As with RF testing, the approach to layer 2 functionality testing is to start simple and gradually add more complexity. In this case, that means progressing through a series of steps such as:
- Make sure a single client is able to reliably connect/disconnect;
- Perform benchmark tests using a single client to understand any basic system bottlenecks in the upstream and downstream direction;
- Enable more features on the single client to ensure that the basic functions work properly (aggregation, power save, IPv4 and IPv6, QoS, etc.);
- If testing an access point solution, benchmark with multiple clients to make sure that the system can achieve the expected performance under ideal conditions at scale; and
- Test with mixed-mode clients to make sure that the introduction of legacy devices will not adversely impact your 802.11ac solution.
All of the above tests should be run under cabled conditions. The goal is to eliminate stray RF effects so that any unexpected test results can be isolated to the system design and not be attributed to RF issues.
The last two steps in the process are to run the system level tests while simultaneously varying the individual RF channels of each client. First, the test should be run in a cabled environment with a mix of clients in a variety of locations. Note that it is necessary to create a wide variety of conditions without necessarily using numerous client devices in a physical layout. The cost and repeatability of performing this testing prohibits using actual facilities.
IEEE members have developed a set of channel impairment models that can be used, along with adjustments to client power levels, to virtually create a layout and conduct this testing. The last step is rerunning the same tests over the air in an RF-isolated environment to eliminate any unintended interference. This ensures that the integrated system, including antennas, cabling, etc., continue to perform as expected.
Testing Multiple Layers Concurrently
Much more comprehensive testing can be accomplished much faster if you can test at multiple layers of the protocol stack concurrently. With wireless technologies, the underlying medium is likely to experience issues that will affect the performance of the overall system. The challenge is knowing what to attribute performance degradation to – an RF design issue, an upper layer protocol issue, or the result of impairment in the RF spectrum.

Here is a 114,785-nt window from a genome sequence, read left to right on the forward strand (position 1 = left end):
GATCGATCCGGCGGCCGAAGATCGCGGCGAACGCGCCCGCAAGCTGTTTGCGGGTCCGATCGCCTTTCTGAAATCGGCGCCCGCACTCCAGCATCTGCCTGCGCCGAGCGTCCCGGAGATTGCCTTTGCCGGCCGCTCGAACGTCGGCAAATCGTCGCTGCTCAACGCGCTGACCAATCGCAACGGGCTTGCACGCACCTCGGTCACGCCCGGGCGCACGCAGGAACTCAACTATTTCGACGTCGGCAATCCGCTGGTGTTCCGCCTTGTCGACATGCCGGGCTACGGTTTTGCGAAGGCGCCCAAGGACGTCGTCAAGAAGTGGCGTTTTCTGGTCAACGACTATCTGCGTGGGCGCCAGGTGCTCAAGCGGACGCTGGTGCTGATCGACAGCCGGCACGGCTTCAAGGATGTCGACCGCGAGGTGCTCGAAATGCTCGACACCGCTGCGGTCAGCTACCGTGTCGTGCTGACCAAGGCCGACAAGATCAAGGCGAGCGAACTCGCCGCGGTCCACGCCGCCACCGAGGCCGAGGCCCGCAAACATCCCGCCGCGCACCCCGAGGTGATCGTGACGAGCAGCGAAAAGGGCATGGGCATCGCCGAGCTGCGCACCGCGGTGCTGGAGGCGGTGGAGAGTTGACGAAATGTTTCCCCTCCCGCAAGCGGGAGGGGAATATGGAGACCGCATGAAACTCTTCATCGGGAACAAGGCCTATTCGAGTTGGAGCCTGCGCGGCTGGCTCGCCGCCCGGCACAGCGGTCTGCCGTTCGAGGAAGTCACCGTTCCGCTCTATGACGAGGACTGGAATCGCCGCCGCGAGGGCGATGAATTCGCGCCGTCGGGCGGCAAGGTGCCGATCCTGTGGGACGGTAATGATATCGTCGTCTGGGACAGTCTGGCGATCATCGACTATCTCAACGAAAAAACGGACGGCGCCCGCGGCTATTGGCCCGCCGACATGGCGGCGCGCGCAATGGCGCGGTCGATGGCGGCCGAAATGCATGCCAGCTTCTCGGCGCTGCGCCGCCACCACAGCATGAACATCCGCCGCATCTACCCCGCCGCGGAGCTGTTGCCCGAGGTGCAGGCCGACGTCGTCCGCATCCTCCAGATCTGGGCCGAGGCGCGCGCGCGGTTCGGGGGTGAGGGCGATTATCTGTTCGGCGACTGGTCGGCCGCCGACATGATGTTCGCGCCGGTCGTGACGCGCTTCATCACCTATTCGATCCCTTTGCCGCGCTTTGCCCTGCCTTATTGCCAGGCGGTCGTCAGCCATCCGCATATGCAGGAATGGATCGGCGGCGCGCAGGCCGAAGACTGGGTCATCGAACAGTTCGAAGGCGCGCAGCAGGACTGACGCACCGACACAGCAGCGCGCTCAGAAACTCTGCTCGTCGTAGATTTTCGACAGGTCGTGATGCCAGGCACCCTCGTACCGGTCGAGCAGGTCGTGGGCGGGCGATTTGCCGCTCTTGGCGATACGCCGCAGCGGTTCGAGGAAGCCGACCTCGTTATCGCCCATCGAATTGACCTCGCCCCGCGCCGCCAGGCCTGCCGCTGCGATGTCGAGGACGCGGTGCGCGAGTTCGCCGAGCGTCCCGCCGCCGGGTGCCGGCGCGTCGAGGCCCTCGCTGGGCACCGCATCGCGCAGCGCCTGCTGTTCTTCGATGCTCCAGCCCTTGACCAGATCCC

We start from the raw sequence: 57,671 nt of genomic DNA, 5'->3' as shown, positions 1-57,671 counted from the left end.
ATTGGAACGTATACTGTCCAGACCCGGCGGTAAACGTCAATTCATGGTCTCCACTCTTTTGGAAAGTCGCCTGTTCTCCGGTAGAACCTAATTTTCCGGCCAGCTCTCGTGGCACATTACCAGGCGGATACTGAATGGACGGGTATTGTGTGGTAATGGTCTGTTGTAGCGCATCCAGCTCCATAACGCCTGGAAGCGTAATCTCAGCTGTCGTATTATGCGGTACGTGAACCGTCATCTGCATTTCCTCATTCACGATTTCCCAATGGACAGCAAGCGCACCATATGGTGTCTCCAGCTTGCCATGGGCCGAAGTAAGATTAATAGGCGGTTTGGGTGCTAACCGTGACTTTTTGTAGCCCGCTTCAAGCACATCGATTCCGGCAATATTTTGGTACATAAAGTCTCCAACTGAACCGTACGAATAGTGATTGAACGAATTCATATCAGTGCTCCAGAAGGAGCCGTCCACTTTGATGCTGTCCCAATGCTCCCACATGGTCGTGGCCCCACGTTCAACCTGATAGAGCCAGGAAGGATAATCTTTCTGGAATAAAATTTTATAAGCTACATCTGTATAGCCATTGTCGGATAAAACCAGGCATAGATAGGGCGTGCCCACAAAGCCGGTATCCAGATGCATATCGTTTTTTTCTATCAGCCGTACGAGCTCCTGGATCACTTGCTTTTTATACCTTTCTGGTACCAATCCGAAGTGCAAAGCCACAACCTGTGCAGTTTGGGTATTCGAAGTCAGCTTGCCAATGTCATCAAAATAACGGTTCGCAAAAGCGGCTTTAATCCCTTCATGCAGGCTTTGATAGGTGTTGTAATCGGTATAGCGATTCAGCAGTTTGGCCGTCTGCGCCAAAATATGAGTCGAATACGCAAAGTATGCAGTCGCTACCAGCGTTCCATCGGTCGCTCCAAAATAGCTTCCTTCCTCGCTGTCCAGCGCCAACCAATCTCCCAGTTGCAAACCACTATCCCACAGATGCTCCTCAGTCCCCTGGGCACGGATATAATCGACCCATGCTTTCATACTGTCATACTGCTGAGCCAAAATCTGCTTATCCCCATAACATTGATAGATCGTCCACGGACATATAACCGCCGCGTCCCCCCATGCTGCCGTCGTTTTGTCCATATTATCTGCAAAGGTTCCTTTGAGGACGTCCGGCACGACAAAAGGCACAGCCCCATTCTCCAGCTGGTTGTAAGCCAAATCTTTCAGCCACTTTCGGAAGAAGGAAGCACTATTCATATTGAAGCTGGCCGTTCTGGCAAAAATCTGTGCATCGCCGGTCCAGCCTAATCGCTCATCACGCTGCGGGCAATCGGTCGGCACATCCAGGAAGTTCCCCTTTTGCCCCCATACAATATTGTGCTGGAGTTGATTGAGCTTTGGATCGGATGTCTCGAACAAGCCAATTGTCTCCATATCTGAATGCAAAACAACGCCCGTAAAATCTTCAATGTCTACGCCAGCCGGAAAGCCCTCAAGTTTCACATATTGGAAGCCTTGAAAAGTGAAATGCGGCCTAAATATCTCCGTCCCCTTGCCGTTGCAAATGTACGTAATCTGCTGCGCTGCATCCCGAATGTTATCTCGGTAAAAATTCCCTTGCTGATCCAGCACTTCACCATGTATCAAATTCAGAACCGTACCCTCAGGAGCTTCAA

In order to expediently address these issues, a single solution should enable testing of each layer individually but also allow visibility into metrics from both the RF layer and the upper layers at the same time. This approach allows rapid identification and isolation of any discovered issues, and provides the confidence that a product is really ready for production release. By using a common set of tools, productive communication is facilitated between these two functions and test results are easily duplicated.
Rethinking Traditional Approaches
802.11ac holds the promise of gigabit+ performance that will enable much broader adoption in key target markets such as enterprise, residential video, and carrier hot spots. To realize the performance and density promise, chip and hardware developers must navigate some significant technical challenges including:
- Ensuring graceful migrations from existing deployed solutions by providing backward compatibility;
- Delivering high performance RF transmission and receive performance with a wide variety of signals;
- Maintaining high performance to multiple clients under the channel conditions that will exist in real deployments;
- Providing the high reliability and feature robustness to enable enterprise and carrier grade 802.11 adoption; and
- Ensuring that the key application traffic, most notably video, can be delivered with quality.
In addition to meeting all of the technical hurdles, developers are also expected to deliver projects on shortened schedules while striving to improve quality. It is clear that 802.11ac demands a rethinking of the traditional approach to development and testing as described above.
About the Author
Joe Zeto serves as a market development manager within Ixia's marketing organization. He has over 17 years of experience in wireless and IP networking, both from the engineering and marketing sides. Joe has extensive knowledge and a global prospective of the networking market and the test and measurement industry. Prior to joining Ixia, Joe was Director of Product Marketing at Spirent Communications running Enterprise Switching, Storage Networking, and Wireless Infrastructure product lines. Joe holds a Juris Doctorate from Loyola Law School, Los Angeles, CA.